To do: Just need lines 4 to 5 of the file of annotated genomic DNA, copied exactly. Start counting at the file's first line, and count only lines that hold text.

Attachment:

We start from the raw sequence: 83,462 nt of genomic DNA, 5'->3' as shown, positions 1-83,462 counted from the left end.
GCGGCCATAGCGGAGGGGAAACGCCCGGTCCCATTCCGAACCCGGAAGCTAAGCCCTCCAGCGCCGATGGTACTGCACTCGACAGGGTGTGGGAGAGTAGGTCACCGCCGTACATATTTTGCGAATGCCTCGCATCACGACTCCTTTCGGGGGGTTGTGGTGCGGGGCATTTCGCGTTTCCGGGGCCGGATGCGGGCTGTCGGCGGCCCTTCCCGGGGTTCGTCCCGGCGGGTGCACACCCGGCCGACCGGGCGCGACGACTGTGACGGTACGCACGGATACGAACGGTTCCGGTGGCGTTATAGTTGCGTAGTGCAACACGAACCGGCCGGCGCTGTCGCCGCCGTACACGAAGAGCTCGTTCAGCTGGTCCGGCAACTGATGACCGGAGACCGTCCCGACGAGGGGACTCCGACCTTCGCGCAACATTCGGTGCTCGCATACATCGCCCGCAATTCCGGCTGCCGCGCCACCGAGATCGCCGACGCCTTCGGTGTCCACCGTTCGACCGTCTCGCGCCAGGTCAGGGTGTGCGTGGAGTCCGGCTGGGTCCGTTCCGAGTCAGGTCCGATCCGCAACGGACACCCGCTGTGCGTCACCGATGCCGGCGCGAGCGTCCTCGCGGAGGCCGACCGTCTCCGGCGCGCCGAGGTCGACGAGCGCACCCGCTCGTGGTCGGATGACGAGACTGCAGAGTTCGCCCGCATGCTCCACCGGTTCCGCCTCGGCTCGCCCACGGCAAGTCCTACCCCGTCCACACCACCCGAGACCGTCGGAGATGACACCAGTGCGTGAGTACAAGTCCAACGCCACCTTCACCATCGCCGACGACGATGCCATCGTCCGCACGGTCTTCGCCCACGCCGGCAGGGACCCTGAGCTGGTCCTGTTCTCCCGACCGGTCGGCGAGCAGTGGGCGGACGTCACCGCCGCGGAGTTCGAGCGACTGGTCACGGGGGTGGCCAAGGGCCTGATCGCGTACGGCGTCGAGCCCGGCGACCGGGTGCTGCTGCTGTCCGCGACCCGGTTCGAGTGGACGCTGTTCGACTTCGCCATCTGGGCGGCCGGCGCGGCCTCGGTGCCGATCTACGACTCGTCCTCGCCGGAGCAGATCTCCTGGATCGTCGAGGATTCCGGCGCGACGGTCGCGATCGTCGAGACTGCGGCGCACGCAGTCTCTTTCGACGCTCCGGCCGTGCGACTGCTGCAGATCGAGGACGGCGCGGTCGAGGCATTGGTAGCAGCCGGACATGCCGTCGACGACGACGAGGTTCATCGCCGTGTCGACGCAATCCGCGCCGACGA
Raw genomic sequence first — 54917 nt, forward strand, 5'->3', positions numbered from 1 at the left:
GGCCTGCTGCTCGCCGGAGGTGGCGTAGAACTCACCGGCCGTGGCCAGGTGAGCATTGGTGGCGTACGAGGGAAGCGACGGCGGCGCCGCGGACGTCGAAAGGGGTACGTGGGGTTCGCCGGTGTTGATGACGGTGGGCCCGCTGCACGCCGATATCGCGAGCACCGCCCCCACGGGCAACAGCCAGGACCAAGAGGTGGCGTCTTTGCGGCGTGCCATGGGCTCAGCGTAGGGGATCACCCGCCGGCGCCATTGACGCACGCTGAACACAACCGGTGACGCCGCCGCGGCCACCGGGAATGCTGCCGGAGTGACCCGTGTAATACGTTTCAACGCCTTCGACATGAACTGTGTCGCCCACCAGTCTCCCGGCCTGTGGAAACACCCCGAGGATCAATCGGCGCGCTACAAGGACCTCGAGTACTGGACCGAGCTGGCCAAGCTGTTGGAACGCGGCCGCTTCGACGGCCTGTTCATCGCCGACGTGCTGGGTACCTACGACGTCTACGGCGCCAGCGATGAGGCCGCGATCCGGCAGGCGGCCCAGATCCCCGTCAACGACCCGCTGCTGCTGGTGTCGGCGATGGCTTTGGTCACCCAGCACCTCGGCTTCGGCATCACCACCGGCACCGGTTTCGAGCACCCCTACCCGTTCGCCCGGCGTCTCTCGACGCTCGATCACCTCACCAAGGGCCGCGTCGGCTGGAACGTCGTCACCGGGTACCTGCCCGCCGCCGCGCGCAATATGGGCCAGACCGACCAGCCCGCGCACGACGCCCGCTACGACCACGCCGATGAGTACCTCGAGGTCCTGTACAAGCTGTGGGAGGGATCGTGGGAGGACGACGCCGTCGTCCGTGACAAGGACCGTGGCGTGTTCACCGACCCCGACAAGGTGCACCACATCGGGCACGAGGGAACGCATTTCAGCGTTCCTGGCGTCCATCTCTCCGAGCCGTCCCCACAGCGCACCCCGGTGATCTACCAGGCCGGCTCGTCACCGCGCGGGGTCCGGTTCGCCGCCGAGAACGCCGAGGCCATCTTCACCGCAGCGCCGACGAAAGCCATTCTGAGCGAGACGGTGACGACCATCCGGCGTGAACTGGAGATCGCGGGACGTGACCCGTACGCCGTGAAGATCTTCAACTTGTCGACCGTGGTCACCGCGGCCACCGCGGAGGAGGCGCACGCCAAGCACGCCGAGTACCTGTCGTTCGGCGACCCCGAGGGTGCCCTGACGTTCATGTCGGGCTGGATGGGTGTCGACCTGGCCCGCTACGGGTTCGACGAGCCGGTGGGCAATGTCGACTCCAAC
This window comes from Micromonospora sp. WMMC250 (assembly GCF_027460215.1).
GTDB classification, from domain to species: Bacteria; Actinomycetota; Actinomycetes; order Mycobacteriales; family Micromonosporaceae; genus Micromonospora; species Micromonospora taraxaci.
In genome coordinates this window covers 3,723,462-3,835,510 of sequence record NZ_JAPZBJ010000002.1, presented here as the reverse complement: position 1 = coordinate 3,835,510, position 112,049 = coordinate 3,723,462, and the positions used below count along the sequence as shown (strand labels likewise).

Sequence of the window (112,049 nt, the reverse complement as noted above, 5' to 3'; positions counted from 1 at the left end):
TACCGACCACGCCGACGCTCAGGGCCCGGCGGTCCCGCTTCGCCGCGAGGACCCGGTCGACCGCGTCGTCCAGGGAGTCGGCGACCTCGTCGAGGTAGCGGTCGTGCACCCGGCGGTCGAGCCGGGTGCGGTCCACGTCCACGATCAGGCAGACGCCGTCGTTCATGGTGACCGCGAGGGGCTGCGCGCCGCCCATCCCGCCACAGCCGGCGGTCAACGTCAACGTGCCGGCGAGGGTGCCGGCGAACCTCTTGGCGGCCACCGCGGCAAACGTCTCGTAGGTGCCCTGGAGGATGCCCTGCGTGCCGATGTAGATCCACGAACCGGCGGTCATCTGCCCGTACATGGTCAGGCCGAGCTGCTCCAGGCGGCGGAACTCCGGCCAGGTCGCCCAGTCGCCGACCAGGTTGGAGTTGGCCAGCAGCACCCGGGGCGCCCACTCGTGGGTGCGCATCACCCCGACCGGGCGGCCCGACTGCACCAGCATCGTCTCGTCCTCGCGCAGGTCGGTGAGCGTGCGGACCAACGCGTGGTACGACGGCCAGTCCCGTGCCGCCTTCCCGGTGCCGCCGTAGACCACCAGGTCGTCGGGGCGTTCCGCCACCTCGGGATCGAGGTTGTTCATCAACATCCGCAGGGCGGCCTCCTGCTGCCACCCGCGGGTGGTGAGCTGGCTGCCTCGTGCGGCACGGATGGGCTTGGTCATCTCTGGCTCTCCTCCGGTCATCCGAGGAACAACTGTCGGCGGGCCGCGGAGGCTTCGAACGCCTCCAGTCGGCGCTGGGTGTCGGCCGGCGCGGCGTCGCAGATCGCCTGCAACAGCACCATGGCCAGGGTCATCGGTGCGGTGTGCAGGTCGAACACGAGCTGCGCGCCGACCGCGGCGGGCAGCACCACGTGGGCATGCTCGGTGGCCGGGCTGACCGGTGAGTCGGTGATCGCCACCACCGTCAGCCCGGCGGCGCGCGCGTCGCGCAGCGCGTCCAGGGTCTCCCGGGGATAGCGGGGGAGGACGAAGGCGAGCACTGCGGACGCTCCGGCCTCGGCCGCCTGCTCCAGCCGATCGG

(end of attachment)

GGCCTGCTGCTCGCCGGAGGTGGCGTAGAACTCACCGGCCGTGGCCAGGTGAGCATTGGTGGCGTACGAGGGAAGCGACGGCGGCGCCGCGGACGTCGAAAGGGGTACGTGGGGTTCGCCGGTGTTGATGACGGTGGGCCCGCTGCACGCCGATATCGCGAGCACCGCCCCCACGGGCAACAGCCAGGACCAAGAGGTGGCGTCTTTGCGGCGTGCCATGGGCTCAGCGTAGGGGATCACCCGCCGGCGCCATTGACGCACGCTGAACACAACCGGTGACGCCGCCGCGGCCACCGGGAATGCTGCCGGAGTGACCCGTGTAATACGTTTCAACGCCTTCGACATGAACTGTGTCGCCCACCAGTCTCCCGGCCTGTGGAAACACCCCGAGGATCAATCGGCGCGCTACAAGGACCTCGAGTACTGGACCGAGCTGGCCAAGCTGTTGGAACGCGGCCGCTTCGACGGCCTGTTCATCGCCGACGTGCTGGGTACCTACGACGTCTACGGCGCCAGCGATGAGGCCGCGATCCGGCAGGCGGCCCAGATCCCCGTCAACGACCCGCTGCTGCTGGTGTCGGCGATGGCTTTGGTCACCCAGCACCTCGGCTTCGGCATCACCACCGGCACCGGTTTCGAGCACCCCTACCCGTTCGCCCGGCGTCTCTCGACGCTCGATCACCTCACCAAGGGCCGCGTCGGCTGGAACGTCGTCACCGGGTACCTGCCCGCCGCCGCGCGCAATATGGGCCAGACCGACCAGCCCGCGCACGACGCCCGCTACGACCACGCCGATGAGTACCTCGAGGTCCTGTACAAGCTGTGGGAGGGATCGTGGGAGGACGACGCCGTCGTCCGTGACAAGGACCGTGGCGTGTTCACCGACCCCGACAAGGTGCACCACATCGGGCACGAGGGAACGCATTTCAGCGTTCCTGGCGTCCATCTCTCCGAGCCGTCCCCACAGCGCACCCCGGTGATCTACCAGGCCGGCTCGTCACCGCGCGGGGTCCGGTTCGCCGCCGAGAACGCCGAGGCCATCTTCACCGCAGCGCCGACGAAAGCCATTCTGAGCGAGACGGTGACGACCATCCGGCGTGAACTGGAGATCGCGGGACGTGACCCGTACGCCGTGAAGATCTTCAACTTGTCGACCGTGGTCACCGCGGCCACCGCGGAGGAGGCGCACGCCAAGCACGCCGAGTACCTGTCGTTCGGCGACCCCGAGGGTGCCCTGACGTTCATGTCGGGCTGGATGGGTGTCGACCTGGCCCGCTACGGGTTCGACGAGCCGGTGGGCAATGTCGACTCCAAC
This window comes from Micromonospora sp. WMMC250 (assembly GCF_027460215.1).